Hey all. I just thought I'd post this up for anyone who is interested. I started eating Paleo about 6 months ago, and I've been on a mission to create FBC meals that conform to my admittedly odd diet. I am about to embark on a couple of endeavors the next few weeks that required me to come up with 7 breakfasts & 7 dinners, so I figured it was as good a time as any to experiment with Paleo FBC meals. So without further ado:
Dinners: Panang Curry Pork w/sweet potato Spaghetti Squash Spaghetti w/sausage, ground beef, chantrelles, and parmesan cheese Mashed sweet potatoes with either ground beef or white meat chicken, chantrelles, and butter
Breakfasts: OvaEasy egg omelets w/mixed bell peppers, onions, garlic, pequins, and either bacon or sausage.
Not too shabby! Hopefully they're edible. I'm happy to give out the recipes if anyone is interested. I'll give some feedback after I see how they turn out.
I've been eating paleo long enough that if I have two big meals a day, that's about all I need. I'm taking plenty of jerky, roasted almonds, some pemmican, fruit & nut bars (not totally paleo I know, depending, but I will likely need the change), mixed dried fruit.... This is a trial run for planning backpacking food down the road, so now is the time for me to work out the bugs, rather than doing it on the trail.
They all came out well, but I made all of them on a stove top. I have a second set of the meals that I'm going to try simply with boiling water & see how they come out. Kenp, do you want the recipes before or after I do that?
Been eating Paleo for over a year now. Would love your recipes. I have been finding it hard to eat Paleo while on the trail. The breakfast are pretty easy with dehydrated eggs and sausage. Lunch is pretty simple also with almonds and jerky. Dinner can be something else though. Thanks
For the curry, I peeled, cubed, and boiled enough sweet potatoes for 3 servings (I can't tell you how much this is-how much sweet potato do you eat in one sitting?), mashed them in my KitchenAid, using some of the leftover pot liquor to thin them a bit for good mashing. Then I divided it in thirds, and spread it on parchment paper about 1/8" thick. Then dehydrated it at 135 until it was crackly. Mine took about 10 hrs (I just left it go overnight. I bought Thai Red Curry Paste (I prefer Mae Plong brand), spread it out on parchment, and dehydrated it at the same time as the potatoes. When the paste was done, I ground it in my food processor. In a quart ziplock, I put one of the servings of potatoes, about 2T of the dried curry paste, about 1/4 c of coconut cream powder, and about 1/2 c of freeze dried pork sausage (from Honeyville).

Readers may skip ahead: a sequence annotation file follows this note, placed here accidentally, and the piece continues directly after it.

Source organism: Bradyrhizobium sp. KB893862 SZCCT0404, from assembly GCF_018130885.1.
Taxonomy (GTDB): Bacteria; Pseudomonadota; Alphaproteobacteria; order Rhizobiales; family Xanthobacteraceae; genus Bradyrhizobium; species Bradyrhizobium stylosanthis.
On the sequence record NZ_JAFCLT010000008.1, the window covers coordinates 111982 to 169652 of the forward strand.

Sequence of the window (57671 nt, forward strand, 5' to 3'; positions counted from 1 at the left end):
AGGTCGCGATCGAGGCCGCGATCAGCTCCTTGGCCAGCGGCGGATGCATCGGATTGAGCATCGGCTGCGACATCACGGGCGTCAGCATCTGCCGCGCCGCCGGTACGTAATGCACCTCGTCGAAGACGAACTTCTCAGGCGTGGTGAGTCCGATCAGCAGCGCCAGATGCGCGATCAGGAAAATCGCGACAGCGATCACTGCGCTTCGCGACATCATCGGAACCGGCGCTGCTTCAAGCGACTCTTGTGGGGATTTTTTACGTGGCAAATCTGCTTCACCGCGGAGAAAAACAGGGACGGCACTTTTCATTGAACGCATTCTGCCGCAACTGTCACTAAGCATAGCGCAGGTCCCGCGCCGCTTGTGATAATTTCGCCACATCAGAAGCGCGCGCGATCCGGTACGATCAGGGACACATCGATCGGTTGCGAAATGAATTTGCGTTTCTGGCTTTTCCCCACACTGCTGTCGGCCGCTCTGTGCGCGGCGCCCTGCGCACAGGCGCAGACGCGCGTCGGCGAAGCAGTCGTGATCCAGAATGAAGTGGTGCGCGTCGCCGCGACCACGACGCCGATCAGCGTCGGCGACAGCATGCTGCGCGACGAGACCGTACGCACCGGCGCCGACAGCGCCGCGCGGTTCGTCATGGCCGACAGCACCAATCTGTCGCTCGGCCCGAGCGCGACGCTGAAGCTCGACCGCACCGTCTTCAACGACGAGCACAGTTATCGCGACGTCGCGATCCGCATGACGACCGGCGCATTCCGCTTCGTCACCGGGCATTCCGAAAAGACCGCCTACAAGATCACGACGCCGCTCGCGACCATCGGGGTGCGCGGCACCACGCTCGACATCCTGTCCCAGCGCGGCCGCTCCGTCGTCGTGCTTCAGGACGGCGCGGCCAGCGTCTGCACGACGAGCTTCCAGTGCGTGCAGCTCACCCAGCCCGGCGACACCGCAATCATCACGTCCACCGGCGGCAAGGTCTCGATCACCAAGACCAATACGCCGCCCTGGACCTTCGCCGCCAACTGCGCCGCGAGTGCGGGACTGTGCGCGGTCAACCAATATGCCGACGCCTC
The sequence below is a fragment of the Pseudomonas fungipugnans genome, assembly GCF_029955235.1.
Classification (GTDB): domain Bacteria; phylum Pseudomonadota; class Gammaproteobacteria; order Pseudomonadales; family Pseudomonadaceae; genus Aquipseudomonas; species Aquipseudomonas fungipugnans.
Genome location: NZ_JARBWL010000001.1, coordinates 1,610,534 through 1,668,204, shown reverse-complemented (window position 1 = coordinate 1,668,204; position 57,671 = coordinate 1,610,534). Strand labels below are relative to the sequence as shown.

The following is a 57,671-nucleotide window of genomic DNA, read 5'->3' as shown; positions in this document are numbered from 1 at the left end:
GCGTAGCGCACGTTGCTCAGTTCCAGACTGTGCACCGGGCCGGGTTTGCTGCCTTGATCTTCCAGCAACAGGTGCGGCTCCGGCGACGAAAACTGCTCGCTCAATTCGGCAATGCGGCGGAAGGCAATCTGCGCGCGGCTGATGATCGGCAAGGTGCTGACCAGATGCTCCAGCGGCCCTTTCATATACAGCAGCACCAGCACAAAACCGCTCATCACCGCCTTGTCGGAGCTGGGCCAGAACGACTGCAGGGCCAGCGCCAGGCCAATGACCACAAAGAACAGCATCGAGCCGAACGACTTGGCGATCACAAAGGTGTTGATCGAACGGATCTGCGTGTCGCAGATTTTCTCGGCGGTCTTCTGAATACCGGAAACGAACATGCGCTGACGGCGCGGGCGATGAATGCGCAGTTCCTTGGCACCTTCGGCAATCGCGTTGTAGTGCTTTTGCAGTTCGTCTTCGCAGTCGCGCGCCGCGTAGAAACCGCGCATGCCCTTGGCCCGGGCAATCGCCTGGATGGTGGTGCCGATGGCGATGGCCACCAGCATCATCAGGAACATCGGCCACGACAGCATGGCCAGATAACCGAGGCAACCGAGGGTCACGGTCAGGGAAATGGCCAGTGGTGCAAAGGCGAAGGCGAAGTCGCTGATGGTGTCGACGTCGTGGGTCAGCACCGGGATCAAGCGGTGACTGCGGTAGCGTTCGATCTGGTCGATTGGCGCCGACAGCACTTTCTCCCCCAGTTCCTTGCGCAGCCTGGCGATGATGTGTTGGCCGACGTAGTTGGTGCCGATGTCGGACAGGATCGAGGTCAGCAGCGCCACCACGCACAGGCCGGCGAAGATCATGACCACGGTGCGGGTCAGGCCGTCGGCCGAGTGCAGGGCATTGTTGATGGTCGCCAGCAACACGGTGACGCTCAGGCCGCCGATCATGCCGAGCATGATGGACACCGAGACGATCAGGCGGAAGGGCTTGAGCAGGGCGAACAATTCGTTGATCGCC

For the mashed sweet potatoes, I did the same potato prep, put it in the quart bags with 1/2 c of either FD ground beef or chicken, 2T of butter powder, and some dried chantrelle mushrooms I got at Whole Foods. This one definitely needs at least salt/pepper to zest it up a bit.
For spaghetti, I baked a spaghetti squash whole, let it cool a bit, cut it in half, cleaned out the seeds, and spread the pulp on two dehydrator trays (I figured 1 serving for each half). I also dehydrated a jar of my favorite no meat spaghetti sauce (I find the serving ratio works best at about 1/3 jar a serving, but do what works) for about 10 hrs, until it's leathery. Put the squash & the sauce-leather in a ziplock along with 1/4C ea. of FD hamburger & sausage, & some more of the chantrelle mushrooms. Separately package some grated parmesan (I use little teeny ziplocks like you can get at a craft store), and voila!
I know these aren't very exact, but I hope it gives you some ideas. The freeze dried meats are expensive, but they are so easy and tasty, and have made more than enough servings to pay for themselves.
Loc: Eastern MA, USA
Some more ideas that might fit into your diet-
"Chips" made from seedless cucumbers or zucchini. I put dehydrated zucchini (and/or spinach) into my spaghetti mixtures, but might eat cuke or zucchini "chips" with lunch. Sun dried tomatoes can be cut up and added to many meals or eaten with those cuke chips. To me, they round out beef or pepperoni and cheese sticks.
One of the backpacker cookbooks features my recipe for a “walking salad.” It is basically carrots, raisins, and applesauce, mixed together and dried in “patties” or small sheets. It can also be done with celery and even cabbage. Walnuts or almonds are a good addition. Pumpkin leather, canned pumpkin mixed 1:1 with applesauce and sweetened to taste, with or without nuts or pumpkin pie spice is a nutritious change of pace. Lately, I’ve been tossing chia seeds into many concoctions. If I want the leather to be more of a meal, I blend in silky tofu or yogurt for more protein. The latter may not cut it for a Paleo diet. Maybe cooked edamame would work for a vegetarian who wanted to move towards Paleo.